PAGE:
Meningitis is deadly disease in South Sudan. MAGNA saves the children by vaccination.

30. 05. 2016

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South Sudan has gained independence in July 2011. However the hard fought joy from being independent did not last very long. A civil war broke out and the situation became unbearable for the civilians. Every fifth inhabitant must have left his/her home. Overcrowded camps for internally displaced people are set up. There is insufficient hygiene, lack of food and immunization of the residents. MAGNA has vaccinated children and young people against meningitis in March 2016 with 97% coverage.

South Sudan is weakened not only by internal unrests but by epidemics that yearly hit the country as well. Country lies in so-called meningitis belt. It is a zone of 26 sub-Saharan countries. They have been fighting with bacteria of Meningococcus group A for many decades. Therefore the scientists developed special vaccination called „MenAfriVac“ that prevents from spreading among the most vulnerable group of habitants. Among children and adults from the age of one year up to twenty-nine years.

The bacteria affects the brain and causes infection of the lining around the brain. This disease has a very rapid course. A person may die in 24-48 hours after the first symptoms such as stiff neck, high fever, vomiting or convulsions. Those who manage to survive may have lasting problems. They may suffer from epilepsy, loss of hearing, necrosis or mental retardation until the rest of the life. The disease is spread easily especially during the dry season. The infectious droplets of respiratory and throat secretions are spread in the air. During meningitis outbreaks, mothers desperately awaited the seasonal „rains of hope“ to wash away the disease for another year.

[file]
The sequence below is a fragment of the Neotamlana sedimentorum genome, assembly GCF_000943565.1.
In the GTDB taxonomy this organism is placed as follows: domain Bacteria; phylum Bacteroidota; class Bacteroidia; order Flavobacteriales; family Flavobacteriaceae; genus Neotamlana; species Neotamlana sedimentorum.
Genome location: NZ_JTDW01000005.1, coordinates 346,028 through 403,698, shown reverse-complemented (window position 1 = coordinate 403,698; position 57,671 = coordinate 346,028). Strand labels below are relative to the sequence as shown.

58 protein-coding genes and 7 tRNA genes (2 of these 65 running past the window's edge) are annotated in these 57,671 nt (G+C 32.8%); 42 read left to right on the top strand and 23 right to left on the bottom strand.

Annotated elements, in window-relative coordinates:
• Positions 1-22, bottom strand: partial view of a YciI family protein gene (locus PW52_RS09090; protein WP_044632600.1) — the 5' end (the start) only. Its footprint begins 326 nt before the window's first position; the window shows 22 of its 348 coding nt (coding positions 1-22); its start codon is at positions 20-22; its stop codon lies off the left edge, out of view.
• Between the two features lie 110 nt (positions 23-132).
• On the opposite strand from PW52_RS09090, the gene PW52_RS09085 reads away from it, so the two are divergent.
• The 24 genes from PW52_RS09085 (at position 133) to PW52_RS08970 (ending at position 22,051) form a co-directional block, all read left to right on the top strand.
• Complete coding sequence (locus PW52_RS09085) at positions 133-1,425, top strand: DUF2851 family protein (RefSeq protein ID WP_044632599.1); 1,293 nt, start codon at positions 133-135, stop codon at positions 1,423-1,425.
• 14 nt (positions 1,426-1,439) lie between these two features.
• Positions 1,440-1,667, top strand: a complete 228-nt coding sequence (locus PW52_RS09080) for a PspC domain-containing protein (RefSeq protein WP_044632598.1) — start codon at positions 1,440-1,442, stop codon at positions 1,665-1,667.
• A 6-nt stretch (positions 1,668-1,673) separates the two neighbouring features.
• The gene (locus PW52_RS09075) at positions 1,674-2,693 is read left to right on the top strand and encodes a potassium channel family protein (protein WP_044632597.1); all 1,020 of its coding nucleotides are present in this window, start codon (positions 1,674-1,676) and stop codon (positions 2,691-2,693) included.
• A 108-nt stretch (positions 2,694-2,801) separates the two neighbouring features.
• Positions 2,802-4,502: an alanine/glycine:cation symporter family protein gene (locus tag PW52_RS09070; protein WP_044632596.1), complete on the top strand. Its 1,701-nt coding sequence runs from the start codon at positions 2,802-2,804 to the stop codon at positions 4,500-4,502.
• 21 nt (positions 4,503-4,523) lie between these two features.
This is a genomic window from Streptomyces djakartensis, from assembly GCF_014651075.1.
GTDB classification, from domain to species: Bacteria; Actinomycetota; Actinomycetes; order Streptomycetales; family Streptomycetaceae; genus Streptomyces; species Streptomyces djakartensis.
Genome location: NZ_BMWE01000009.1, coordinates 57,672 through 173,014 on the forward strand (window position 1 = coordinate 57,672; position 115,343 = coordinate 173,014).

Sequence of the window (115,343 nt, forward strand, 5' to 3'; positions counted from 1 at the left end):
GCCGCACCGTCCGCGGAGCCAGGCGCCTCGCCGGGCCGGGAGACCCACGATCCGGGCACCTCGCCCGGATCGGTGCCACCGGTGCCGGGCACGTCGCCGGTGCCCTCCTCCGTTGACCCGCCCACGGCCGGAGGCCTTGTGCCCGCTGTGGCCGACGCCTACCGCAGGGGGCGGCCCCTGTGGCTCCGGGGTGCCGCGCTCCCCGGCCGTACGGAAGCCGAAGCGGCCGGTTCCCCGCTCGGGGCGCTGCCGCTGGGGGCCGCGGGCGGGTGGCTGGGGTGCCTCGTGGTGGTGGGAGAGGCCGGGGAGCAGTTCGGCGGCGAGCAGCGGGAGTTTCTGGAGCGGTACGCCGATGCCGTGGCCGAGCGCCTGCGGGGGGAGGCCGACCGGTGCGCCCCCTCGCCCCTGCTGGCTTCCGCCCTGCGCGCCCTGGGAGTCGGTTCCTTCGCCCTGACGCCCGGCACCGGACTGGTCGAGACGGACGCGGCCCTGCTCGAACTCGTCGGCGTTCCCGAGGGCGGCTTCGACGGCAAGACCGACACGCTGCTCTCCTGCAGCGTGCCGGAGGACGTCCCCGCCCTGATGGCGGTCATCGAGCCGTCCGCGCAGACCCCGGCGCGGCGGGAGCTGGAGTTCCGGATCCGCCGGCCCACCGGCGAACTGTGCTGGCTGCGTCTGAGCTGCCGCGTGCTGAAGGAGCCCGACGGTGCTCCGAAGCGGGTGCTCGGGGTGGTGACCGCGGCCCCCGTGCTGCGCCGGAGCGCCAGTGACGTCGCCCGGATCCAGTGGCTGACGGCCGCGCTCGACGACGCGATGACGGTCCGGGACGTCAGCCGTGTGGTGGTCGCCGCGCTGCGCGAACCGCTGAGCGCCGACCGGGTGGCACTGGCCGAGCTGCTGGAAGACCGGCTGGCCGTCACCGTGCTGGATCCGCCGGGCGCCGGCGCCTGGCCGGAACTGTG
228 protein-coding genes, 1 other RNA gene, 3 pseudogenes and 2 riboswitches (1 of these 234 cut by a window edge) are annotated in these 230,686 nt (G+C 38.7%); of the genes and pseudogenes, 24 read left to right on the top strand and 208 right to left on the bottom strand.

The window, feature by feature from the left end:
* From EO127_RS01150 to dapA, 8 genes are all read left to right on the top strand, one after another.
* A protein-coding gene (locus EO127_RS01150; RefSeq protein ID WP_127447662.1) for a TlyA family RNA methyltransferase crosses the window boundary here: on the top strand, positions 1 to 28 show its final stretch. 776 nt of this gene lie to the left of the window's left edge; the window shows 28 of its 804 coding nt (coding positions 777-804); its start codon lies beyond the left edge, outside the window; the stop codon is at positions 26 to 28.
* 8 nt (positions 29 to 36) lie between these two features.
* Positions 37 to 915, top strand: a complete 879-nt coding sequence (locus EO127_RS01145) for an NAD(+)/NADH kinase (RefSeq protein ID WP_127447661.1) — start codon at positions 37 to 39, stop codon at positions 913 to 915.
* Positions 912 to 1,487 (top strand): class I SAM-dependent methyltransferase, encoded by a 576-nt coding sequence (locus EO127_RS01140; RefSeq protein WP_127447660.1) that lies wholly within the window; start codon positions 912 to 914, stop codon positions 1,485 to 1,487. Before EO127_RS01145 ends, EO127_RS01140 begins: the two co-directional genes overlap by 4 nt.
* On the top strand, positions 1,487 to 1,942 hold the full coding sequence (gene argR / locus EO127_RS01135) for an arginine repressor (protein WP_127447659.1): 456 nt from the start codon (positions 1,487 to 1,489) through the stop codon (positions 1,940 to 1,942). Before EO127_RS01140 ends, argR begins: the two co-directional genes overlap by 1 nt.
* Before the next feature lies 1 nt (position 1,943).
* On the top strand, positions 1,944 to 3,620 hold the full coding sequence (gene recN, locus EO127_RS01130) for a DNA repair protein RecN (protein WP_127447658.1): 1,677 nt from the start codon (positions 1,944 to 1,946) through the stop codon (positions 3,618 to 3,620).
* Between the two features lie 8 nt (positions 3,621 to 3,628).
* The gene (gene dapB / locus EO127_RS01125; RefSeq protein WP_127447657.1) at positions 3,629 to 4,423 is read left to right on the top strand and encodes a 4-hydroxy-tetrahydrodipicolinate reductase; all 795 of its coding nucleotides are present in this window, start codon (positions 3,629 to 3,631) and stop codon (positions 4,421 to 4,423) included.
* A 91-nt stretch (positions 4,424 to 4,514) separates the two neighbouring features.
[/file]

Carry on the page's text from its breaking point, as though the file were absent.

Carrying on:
MAGNA responded by leading the vaccination campaign in March 2016. MAGNA operates in camp for internally displaced people in Juba Central Equatoria State treating the population of 22 400 people. MAGNA aimed the vaccination campaign against meningitis at children and young people under age of 29. The aim was achieved by vaccinating with 97% coverage. In overall MAGNA staff delivered the vaccine to 18 840 children and youngsters. 10 special trained vaccination teams successfully prolonged the lives for 10 years. Every team consisted of five people. Two vaccinators, one recorder, one crowd controller and a teamleader. There was a need not only to deliver the vaccination but to inform and mobilize the people.

MAGNA has been operating in South Sudan from 2011.


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